Chicago Bears have lots of D-Line options in NFL draft

  • Illinois defensive lineman Jihad Ward raised his NFL stock with a strong showing at the Senior Bowl.

    Illinois defensive lineman Jihad Ward raised his NFL stock with a strong showing at the Senior Bowl. Associated Press

Updated 4/26/2016 12:50 PM

The Bears have taken two huge steps toward building the kind of disruptive line that coach John Fox and coordinator Vic Fangio desire in their base 3-4 defense.

Last year's second-round pick, 6-foot-4, 322-pound nose tackle Eddie Goldman, was the Bears' best defensive lineman. As a 21-year-old rookie, he led the linemen with 39 tackles and 4 ½ sacks.


A month ago the Bears added 6-foot-5, 324-pound, 26-year-old Akiem Hicks in free agency, and he will help a run defense that finished in the bottom third of the NFL last season.

Two out of three isn't bad, but adding a third cornerstone would provide a solid foundation for years to come. And this is a great year to go shopping for a big difference-making defensive lineman.

As many as a dozen D-linemen could go in the first 50 picks and one of them is expected to go to the Bears, who pick 11th and 41st.

That's when they'd have to address D-line if they hope to get a player who will help stop the run and provide pass-rush pressure. There also are players who will be available later who could compete for a starting job and/or provide depth behind holdovers Ego Ferguson, Mitch Unrein, Will Sutton and Cornelius Washington.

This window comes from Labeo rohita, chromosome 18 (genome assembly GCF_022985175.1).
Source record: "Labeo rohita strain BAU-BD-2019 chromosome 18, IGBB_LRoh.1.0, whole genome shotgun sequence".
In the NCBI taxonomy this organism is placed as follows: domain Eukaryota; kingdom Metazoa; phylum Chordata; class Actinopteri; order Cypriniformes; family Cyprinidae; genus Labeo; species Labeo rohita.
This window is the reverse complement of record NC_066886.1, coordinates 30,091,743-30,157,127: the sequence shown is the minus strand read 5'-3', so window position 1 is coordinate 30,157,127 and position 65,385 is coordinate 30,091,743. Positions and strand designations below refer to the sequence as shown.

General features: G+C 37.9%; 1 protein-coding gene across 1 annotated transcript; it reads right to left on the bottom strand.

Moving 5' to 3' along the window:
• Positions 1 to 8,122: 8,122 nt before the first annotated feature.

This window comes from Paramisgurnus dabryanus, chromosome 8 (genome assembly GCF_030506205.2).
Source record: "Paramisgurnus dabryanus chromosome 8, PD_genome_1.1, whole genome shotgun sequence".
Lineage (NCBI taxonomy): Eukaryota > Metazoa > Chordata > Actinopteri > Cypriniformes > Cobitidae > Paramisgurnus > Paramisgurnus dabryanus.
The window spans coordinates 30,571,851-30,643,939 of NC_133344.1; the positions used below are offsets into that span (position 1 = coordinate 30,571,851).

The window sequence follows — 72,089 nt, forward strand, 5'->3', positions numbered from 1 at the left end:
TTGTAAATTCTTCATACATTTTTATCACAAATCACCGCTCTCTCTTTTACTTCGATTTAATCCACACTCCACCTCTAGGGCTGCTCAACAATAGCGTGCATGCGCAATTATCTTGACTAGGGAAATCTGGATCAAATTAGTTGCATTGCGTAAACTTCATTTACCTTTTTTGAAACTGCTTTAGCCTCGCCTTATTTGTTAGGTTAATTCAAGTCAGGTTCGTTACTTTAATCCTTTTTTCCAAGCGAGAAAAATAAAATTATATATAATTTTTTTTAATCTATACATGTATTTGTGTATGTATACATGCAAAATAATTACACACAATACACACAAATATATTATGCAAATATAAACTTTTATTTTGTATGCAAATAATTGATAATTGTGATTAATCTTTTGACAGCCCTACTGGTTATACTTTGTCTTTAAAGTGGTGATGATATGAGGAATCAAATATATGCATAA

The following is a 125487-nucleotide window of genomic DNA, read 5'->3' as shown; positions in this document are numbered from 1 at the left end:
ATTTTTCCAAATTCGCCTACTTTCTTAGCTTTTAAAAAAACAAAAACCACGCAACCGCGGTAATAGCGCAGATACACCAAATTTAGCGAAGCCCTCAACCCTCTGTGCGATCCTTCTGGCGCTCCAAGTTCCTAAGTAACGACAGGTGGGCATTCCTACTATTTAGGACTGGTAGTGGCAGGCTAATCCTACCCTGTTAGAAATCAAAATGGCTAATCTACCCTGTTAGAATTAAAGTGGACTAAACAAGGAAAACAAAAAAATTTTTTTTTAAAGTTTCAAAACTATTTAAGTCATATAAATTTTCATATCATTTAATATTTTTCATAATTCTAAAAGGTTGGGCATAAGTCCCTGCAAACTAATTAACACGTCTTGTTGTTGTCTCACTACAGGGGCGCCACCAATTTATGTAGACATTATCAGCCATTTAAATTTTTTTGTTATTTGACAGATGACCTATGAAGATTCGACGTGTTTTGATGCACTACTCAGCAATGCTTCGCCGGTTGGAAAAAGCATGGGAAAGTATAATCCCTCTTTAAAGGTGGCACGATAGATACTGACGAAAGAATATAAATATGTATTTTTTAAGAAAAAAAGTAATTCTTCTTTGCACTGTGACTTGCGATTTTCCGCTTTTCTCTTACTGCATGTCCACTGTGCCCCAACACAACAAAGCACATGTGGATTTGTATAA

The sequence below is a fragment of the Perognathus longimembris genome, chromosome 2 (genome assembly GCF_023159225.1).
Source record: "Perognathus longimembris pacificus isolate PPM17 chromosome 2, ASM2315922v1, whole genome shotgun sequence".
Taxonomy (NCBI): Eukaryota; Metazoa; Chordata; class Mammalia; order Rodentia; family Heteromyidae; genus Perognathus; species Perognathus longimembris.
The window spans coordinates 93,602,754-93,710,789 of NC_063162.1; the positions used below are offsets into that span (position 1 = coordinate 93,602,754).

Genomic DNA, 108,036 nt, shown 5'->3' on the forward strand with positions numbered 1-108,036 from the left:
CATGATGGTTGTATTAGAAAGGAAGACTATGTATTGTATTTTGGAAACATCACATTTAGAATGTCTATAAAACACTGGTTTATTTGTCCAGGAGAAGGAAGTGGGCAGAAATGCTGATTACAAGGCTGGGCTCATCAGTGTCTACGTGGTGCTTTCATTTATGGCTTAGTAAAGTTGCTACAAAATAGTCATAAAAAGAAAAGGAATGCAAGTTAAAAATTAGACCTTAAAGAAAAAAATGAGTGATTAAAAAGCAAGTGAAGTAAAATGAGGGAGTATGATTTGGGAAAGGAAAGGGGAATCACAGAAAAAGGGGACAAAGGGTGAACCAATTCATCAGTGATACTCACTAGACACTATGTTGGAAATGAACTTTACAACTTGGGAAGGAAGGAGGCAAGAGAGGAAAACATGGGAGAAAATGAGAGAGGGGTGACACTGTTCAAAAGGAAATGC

Jihad Ward was an academic non-qualfier who spent two years in junior college before arriving at Illinois, and he was an under-the-radar prospect until recently. His performance at the Senior Bowl elevated the stock of the 6-foot-5, 297-pound Ward, who was a wide receiver and safety in high school but outgrew those positions.

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He credits his improvement and his performance at the Senior Bowl to Illini defensive line coach Mike Phair, who was an assistant on Lovie Smith's Bears staff from 2011-13.

"Coach Phair said, 'Just go in there and do what you know,' " Ward said. "I've been taught a lot by that man. Thank God he's in my corner."

Ward has retained the athleticism he had as a wideout and still has room to grow into what is an already NFL-sized frame. His best football should be in the future, and he should be able to play almost anywhere along 30 or 40 fronts.

Northwestern's Dean Lowry, who attended the NFL draft festivities last year at Grant Park, should hear his name called sometime in the late rounds in this week's draft.


"It was pretty cool," the Rockford native said. "I went last year as a fan, just to walk around. It was a great venue."

Lowry played on back-to-back, 14-0 state championship teams at Rockford's Boylan Central Catholic High School. Like Illinois' Ward, he did a lot of growing from then until now, bulking up from 240 pounds to 296. At 6-foot-6, he has room to grow.

In addition to 12 ½ career sacks, Lowry batted down 17 passes over the past three seasons. He lacks some athleticism, but his effort is obvious on tape, along with toughness and tenacity. None of that desirable edgy stuff is apparent when talking to Lowry, but he is a changed person when he takes the field.

"I turn the switch on," he said. "I'm more of a reserved, mellow guy off the field. On game day, I try to be an animal. It's about your mentality and being a high-motor guy, and that's what I try to be on game day."

• Follow Bob's Bears reports on Twitter @BobLeGere.


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